Tenise at Local Motives restaurant at the W Midtown Hotel knows how to make cocktails extraordinaire at this newly opened restaurant. It features a bar, dining area, the café portion with grab-and-go items and local coffee by Docent Coffee, and a private dining room with an entrance inspired by MARTA’s (Metropolitan Atlanta Rapid Transit Authority) train doors. On the ceiling is fluorescent lit signage showing MARTA’s train lines.
Try the Charred Octopus, Sous Vide (a method of partially cooking and then vacuum sealing for 24 hours) and grilled to perfection. Tenise prepared a refreshing cocktail of gin, elderflower, fresh cucumber juice, lemon, and ginger she calls the Brunchrita to compliment the octopus. Next up was the Beet Salad of beet panna cotta, roasted baby beets and edible flowers. A watermelon cocktail paired well with our salads.
A delicious main is the Vegetable Hot Pot with pho broth, udon noodles, and garden vegetables. We also loved the Fisherman’s Stew and the 24-hour braised Short Ribs. Local beers by local breweries went well with these mains.
If you are there for breakfast, I highly recommend the Avocado Toast consisting of avocado, ciabatta, lil moo cheese, and marinated tomato. This is truly the best avocado toast I have tasted. Another hit for breakfast is the CinnaBOMB, a giant cinnamon roll able to feed at least five people. We were stuffed and delighted by all that Local Motives offers.
Ponce City Market and Pancake Social
If you love pancakes, be sure to visit Pancake Social at the Ponce City Market. One of the creations you will find by the James Beard award-winning chef, Anne Quatrano, is the Big Pecan Praline Stack, capable of satisfying any sweet tooth. We tried the Crispy Fried Chicken atop the Buttermilk Pancakes which proved to be delicious and so Southern.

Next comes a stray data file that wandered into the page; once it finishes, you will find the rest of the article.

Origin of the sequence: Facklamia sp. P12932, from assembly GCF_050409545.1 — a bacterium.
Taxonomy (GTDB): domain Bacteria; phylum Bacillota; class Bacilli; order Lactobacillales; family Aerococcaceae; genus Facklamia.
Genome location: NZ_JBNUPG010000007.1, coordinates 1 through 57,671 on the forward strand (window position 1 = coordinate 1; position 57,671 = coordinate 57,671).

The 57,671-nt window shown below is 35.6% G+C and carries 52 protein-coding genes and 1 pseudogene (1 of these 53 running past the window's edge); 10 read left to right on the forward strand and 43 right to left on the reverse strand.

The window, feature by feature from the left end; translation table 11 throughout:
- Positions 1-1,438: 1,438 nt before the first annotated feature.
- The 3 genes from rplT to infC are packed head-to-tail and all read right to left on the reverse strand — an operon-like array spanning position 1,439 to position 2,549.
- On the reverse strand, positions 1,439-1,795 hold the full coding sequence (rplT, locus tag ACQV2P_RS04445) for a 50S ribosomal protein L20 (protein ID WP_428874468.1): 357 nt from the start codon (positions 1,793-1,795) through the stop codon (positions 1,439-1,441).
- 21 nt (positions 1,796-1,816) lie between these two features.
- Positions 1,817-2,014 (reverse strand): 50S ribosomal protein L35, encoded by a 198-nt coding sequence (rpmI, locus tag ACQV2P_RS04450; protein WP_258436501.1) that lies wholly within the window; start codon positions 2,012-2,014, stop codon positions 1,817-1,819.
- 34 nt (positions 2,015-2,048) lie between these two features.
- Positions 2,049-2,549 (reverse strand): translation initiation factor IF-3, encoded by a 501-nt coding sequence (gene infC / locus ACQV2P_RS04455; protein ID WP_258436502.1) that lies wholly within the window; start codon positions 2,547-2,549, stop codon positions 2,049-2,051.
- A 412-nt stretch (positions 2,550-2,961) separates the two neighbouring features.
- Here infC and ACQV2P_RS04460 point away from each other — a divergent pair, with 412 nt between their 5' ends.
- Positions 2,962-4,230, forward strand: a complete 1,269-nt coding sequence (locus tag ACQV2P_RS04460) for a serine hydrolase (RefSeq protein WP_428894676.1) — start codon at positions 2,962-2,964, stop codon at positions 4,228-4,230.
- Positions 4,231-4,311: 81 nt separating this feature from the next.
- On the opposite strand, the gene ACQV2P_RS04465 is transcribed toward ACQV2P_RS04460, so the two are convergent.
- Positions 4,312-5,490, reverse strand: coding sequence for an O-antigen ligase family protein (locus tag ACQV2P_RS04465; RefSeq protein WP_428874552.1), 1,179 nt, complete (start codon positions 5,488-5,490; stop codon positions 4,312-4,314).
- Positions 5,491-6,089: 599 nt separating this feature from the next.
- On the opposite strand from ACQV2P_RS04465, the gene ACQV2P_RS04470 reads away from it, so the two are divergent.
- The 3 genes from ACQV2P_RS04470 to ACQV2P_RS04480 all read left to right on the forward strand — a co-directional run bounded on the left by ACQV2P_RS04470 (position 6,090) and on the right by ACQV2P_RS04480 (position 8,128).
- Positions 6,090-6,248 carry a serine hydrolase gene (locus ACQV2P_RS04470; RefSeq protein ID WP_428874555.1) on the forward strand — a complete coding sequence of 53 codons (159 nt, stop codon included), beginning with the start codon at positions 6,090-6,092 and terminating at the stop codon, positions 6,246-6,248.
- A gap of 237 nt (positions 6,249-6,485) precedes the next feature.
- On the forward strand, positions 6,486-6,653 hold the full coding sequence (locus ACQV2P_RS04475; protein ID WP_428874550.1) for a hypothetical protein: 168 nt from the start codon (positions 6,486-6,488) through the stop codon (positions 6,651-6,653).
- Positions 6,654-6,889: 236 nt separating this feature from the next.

After fueling up for the day, wander around the Ponce City Market, the former home of the South’s train-stop headquarters for Sears, Roebuck & Co. and linked directly to the BeltLine (a former railway corridor around Atlanta being developed as a multi-use trail. We found chefs and fresh produce and some of us were tempted into purchasing a few clothing items.
Paris on Ponce
Next stop is Paris on Ponce, over 46,000 square feet of antiques, décor, art and delightful odds and ends. It’s a visual delight with a French punch.
Krog Street Market
With all the eating available in Atlanta, a walk along the BeltLine amid parks and green spaces to Krog Street Market is a great idea. This renovated 1920’s warehouse lets you choose just what kind of meal you crave with plenty of shops to visit. Some of the items for sale are chocolates, housewares, and wonderfully fragrant candles. Krog Street Market is rated one of the Ten Best Food Halls in the U.S. by Fodor’s Travel.
Atlanta History Center